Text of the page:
Nothing Shall Hinder Us

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Amy Carmichael

cloud formation

cloud formation
“Expose
yourself to the circumstances of His choice.”

This little phrase, which
has stood by many a climbing soul, seems to have been coined for a
picture I have of the Matterhorn surrounded by billowing clouds. In this
picture, the confusion of the skies has been so wonderfully captured
that I can almost see the movement and hear the wind that rushes past.
The clouds in the picture are sunlit, but I realize that, were they
real, they could with awful speed cover the face of the mountain with
darkness.

Mist, rain, snow—the clouds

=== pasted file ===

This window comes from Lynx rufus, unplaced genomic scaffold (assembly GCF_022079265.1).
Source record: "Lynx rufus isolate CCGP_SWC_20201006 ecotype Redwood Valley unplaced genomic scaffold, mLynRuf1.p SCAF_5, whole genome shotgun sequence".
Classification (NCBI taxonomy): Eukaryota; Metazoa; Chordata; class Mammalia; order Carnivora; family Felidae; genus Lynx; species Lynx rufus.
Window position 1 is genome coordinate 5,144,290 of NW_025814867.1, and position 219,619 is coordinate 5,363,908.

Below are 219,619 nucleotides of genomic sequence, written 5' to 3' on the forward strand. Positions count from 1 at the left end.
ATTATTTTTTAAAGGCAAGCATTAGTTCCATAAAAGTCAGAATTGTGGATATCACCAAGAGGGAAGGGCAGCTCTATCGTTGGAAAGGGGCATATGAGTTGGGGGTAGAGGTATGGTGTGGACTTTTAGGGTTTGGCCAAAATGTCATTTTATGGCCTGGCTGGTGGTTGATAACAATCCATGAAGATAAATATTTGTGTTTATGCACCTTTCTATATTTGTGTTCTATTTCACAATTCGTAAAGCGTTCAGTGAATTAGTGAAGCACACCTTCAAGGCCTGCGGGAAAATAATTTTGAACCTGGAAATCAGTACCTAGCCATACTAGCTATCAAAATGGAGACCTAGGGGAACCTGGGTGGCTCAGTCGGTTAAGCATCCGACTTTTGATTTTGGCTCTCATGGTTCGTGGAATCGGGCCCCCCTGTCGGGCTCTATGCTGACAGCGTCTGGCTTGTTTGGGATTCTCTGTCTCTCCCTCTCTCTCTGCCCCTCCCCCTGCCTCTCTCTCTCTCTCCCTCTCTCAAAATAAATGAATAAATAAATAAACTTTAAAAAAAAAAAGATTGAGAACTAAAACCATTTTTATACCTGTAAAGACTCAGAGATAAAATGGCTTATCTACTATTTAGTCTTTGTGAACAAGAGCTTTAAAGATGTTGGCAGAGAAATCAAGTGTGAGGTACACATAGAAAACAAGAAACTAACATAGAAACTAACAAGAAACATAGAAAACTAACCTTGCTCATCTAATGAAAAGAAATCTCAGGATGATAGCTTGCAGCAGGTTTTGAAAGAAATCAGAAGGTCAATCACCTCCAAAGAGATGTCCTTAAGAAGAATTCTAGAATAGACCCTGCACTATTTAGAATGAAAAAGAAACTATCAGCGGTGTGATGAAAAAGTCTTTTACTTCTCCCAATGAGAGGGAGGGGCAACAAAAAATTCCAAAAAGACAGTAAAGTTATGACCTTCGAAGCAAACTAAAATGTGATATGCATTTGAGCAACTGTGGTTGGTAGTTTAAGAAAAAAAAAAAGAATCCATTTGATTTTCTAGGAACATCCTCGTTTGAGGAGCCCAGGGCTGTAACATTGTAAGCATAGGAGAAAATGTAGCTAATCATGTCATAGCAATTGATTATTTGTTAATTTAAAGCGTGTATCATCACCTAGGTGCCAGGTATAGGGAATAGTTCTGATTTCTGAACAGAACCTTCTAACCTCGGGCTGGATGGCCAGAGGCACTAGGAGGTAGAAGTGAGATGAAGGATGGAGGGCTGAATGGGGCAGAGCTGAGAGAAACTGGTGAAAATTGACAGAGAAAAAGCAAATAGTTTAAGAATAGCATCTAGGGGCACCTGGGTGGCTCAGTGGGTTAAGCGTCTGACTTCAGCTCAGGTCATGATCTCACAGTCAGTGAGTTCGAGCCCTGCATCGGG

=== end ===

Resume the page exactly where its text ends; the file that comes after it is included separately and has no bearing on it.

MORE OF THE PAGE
may bring them all, and the precipice falls away at our feet. “But none
of these things move me; nor do I count my life dear to myself, so that I
may finish my race with joy” (Acts 20:24)—so speaks the spiritual
mountaineer.

Of
course no parable, including this one, shows everything: We know that
no natural-realm climber among the precipices purposely exposes himself
to stormy wind or willingly walks into clouds. But spiritual
mountaineers must; and at such an hour there must be “some perseverance
when we are tired, some resoluteness not to let ourselves off easily,”
something akin to the spirit of the world’s mountaineers, “a spirit firm
and tenacious and ambitious enough to drive on the body to its
seemingly last extremity.”

There is no such thing as an
easy or a sheltered climb. But “what know they of harbours who toss not
on the sea?” And what know they of succor who have never ventured in